Defend Truth


Free at last, free at last, thank God almighty, we are free at last


Oscar van Heerden is a scholar of International Relations (IR), where he focuses on International Political Economy, with an emphasis on Africa, and SADC in particular. He completed his PhD and Masters studies at the University of Cambridge (UK). His undergraduate studies were at Turfloop and Wits. He is currently a Deputy Vice-Chancellor at Fort Hare University and writes in his personal capacity.

Mission accomplished. The Zuma era came to an end on Valentine’s Day 2018 and the last vestiges of his “State Capture” buddies are being shown the door by President Cyril Ramaphosa.

Not everyone is satisfied with the Cabinet reshuffle but it is a very involved political dynamic. The juggling act by President Ramaphosa should be commended. The core of the Gupta cronies are gone, no less than 10 of them. A few others, for political considerations have been shuffled elsewhere. The President could never have satisfied everyone but he has a team and now its shoulder to the wheel.

I do, however, want to point out that of all the stakeholders giving their respective inputs and analysis, the input from Business Leadership South Africa (BLSA) was the most disappointing. The fact that they only commented on the economic cluster and how it might strengthen the economy is precisely what’s wrong with our business sector. They are only concerned with profits and how they can benefit from a strong economy.

No one will argue against a strong growing economy because we all understand the concomitant effects of such but the governance of South Africa is much more than just that. It’s also about social welfare, poverty alleviation and inequality. Who leads these ministries should be of equal concern. I say it again and again, poverty and inequality are not only government problems. It is a problem for all of us and until we accept this simple fact, Mzansi will never go forward and trump the triple challenges of poverty, inequality and unemployment. So yes, do concern yourselves with what is important for your particular sector but please, take ownership of the other challenges. Otherwise, a social compact will remain a pipe dream.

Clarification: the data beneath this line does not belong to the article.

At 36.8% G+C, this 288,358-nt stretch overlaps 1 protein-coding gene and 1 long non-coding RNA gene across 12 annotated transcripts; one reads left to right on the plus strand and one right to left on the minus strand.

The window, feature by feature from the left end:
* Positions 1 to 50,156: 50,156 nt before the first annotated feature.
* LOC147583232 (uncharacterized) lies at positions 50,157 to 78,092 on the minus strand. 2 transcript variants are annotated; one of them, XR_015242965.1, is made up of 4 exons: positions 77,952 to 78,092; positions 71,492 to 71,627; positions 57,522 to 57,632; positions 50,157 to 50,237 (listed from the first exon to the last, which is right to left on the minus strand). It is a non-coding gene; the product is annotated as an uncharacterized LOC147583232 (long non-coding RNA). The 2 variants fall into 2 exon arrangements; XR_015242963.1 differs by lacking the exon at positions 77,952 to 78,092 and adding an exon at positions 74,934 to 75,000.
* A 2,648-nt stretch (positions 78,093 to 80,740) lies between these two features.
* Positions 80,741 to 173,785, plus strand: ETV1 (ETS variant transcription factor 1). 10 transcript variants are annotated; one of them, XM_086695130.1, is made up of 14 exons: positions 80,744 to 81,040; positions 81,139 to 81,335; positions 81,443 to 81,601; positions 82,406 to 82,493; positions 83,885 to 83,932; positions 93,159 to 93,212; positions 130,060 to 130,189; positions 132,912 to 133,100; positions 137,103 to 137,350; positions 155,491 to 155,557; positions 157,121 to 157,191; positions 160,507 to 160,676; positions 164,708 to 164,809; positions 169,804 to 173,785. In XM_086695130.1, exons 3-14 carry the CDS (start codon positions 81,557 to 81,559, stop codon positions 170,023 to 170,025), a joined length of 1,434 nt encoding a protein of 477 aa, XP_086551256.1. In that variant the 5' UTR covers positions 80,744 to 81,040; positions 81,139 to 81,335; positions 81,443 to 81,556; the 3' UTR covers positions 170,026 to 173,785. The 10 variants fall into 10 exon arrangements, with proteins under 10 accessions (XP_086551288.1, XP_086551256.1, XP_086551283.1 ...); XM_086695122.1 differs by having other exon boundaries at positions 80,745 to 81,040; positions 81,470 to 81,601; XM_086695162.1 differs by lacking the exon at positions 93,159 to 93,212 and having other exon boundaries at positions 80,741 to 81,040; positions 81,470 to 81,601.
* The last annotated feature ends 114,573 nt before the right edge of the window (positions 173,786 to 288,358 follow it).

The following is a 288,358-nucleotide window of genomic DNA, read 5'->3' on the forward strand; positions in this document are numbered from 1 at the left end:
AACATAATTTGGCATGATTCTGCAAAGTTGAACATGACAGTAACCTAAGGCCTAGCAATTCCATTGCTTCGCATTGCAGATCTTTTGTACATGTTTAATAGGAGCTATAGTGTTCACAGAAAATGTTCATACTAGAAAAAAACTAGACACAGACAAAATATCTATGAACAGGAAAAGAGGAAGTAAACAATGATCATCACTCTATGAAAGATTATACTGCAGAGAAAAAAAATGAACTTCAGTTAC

As Martin Luther King stood in front of the Lincoln memorial and spoke these words, “Free at last”, he was referring African Americans to a time when they too were subjugated and discriminated against. He was saying that there is hope. Hope that we can all live together black and white, that we have a common destiny. That we can sit together around the camp fire and sing that old Negro song, free at last, free at last, thank God almighty we are free at last.

I say that same commonness exist in our current political climate in South Africa. Let Freedom ring.

The most important thing emerging from this arduous road over the last nine years is that our democracy is strong. What we had fought for stood the test of time. The supreme law, our Constitution has prevailed. Our courts have not only played their crucial part in defending our democracy but also have directed the other two arms of the state, that being the legislature and the executive, when they too experienced missteps.